Ngoc T. Phan and Andrea Malji Discuss the Various Challenges of Working in an Interdisciplinary Department

This article discusses the various professional challenges of working in an interdisciplinary department. Many colleges and universities have merged programs to cut costs amid budget woes and decrease enrollment. These mergers are increasingly common within the social sciences and humanities; these mergers will lead faculty with diverse methodological and epistemological training to work together. As a result, this can create several challenges, including professional isolation. This article identifies several challenges facing Political Scientists in an interdisciplinary department and offers strategies that can help overcome the professional isolation within a multidisciplinary department. We include actions to overcome isolation on the personal, institutional, and community levels.

Are you feeling professionally and academically isolated in your interdisciplinary department?

We explore the challenges of being in a multidisciplinary department as junior political science scholars who are also geographically isolated. As an Americanist and Comparativist, we entered our program at the same time and built a system that supported our academic and professional development. We share the unique challenges in affirming and sustaining our identity as political scientists in a teaching-focused college within a department with few social scientists. Given our high teaching loads and limited funds for scholarship, we have provided strategies that helped build our community and helped us thrive with limited institutional support:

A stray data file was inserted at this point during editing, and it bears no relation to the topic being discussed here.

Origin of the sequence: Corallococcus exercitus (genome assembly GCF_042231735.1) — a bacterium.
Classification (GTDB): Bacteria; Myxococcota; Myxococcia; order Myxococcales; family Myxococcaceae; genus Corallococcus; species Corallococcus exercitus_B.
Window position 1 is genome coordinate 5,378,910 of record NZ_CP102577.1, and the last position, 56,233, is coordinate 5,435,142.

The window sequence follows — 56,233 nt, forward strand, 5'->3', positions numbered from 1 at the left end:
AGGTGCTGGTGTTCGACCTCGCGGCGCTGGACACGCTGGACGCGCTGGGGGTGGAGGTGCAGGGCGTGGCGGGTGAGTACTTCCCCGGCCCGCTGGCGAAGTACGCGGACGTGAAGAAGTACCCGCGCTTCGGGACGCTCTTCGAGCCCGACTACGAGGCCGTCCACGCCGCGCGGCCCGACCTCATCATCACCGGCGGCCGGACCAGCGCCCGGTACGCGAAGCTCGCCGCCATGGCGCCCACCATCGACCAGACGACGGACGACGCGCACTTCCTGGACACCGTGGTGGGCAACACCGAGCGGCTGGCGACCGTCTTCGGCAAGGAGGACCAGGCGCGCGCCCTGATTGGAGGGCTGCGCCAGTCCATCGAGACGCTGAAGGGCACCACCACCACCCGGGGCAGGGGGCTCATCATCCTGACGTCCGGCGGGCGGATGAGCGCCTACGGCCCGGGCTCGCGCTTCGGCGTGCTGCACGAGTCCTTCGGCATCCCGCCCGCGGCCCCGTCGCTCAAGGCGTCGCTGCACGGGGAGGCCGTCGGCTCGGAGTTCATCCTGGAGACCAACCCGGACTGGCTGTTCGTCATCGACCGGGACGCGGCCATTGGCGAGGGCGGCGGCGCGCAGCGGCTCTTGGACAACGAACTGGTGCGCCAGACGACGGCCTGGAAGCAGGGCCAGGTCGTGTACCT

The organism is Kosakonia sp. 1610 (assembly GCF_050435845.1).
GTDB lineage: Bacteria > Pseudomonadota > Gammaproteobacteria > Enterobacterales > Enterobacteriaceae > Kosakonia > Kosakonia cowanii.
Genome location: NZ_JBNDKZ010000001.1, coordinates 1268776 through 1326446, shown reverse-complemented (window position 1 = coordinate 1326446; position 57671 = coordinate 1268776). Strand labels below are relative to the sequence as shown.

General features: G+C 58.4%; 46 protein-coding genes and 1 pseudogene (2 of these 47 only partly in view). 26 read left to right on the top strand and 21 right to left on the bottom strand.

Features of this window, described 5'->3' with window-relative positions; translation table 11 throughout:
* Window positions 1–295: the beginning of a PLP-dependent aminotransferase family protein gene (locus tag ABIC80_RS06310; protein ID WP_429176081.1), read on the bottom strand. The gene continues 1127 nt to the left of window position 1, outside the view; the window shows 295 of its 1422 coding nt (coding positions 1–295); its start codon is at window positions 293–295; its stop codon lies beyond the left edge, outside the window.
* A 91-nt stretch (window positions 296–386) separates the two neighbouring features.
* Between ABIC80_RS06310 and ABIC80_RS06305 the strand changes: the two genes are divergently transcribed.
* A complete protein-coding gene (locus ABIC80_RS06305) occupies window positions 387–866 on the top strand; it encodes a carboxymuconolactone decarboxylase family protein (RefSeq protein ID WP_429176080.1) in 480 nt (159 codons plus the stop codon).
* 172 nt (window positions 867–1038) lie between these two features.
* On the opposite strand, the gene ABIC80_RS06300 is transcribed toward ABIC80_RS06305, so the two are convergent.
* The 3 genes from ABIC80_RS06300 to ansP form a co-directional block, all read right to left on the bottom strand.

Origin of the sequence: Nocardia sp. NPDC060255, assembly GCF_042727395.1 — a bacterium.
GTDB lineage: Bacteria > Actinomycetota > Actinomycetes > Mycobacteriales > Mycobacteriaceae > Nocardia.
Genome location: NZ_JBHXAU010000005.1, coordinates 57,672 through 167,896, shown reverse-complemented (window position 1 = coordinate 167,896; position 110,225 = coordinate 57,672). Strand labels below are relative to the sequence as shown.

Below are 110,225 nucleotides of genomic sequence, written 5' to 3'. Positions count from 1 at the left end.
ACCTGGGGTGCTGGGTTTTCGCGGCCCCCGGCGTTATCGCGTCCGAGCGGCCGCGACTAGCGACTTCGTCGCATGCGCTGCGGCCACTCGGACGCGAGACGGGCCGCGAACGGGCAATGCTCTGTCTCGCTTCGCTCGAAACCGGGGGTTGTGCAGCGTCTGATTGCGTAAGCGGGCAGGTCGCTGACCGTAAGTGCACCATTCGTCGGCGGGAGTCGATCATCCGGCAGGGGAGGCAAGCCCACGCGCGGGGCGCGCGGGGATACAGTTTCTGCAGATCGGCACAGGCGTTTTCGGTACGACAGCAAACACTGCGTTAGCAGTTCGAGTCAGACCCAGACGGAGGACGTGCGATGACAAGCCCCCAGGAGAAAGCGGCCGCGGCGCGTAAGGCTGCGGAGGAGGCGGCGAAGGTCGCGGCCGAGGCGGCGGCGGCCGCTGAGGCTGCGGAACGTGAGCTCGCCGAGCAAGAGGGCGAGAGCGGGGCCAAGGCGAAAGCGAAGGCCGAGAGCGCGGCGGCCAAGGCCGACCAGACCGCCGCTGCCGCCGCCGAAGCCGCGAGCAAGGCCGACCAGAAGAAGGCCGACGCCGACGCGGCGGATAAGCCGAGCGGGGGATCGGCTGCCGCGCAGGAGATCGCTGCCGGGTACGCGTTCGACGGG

Our advice includes three approaches:

  1. Personal Engagement to Overcome Isolation.
  2. Faculty Engagement with other Faculty.
  3. Community Building.

First, we encourage personal engagement, which may necessitate that we reflect on our identity as political scientists and bridge isolation by incorporating interdisciplinary approaches into research and teaching. Political scientists study power, and the humanities offer keen insights on unpacking power dynamics. Secondly, engagement with other faculty across, within, and outside our home institutions is constructive in finding “folks” that overlap in area, subject matter, and research methodologies. Lastly, community building within one’s geographic community and reflecting on the place, history, and people may develop new research agendas and academic development. We both have pushed ourselves to center Oceania and Indigenous scholarship and communities within our courses and research agendas. The walls of the university and department are strong. Still, we can scale them with creativity and resourcefulness, which can foster connections and create new communities to overcome isolation and spur personal and professional development. In feeling isolated, we changed our identity, ideas, and practices to become more inclusive teacher-scholars.


  • Andrea Malji is an assistant professor in the department of History, Humanities, and International Studies and the chair of the international studies major at Hawaii Pacific University.
  • Ngoc T. Phan is an assistant professor at Hawai’i Pacific University in the Department of History, Humanities, and International Studies in the College of Liberal Arts. She is a social scientist who studies human decision-making and collective action.
  • About the Journal of Political Science Education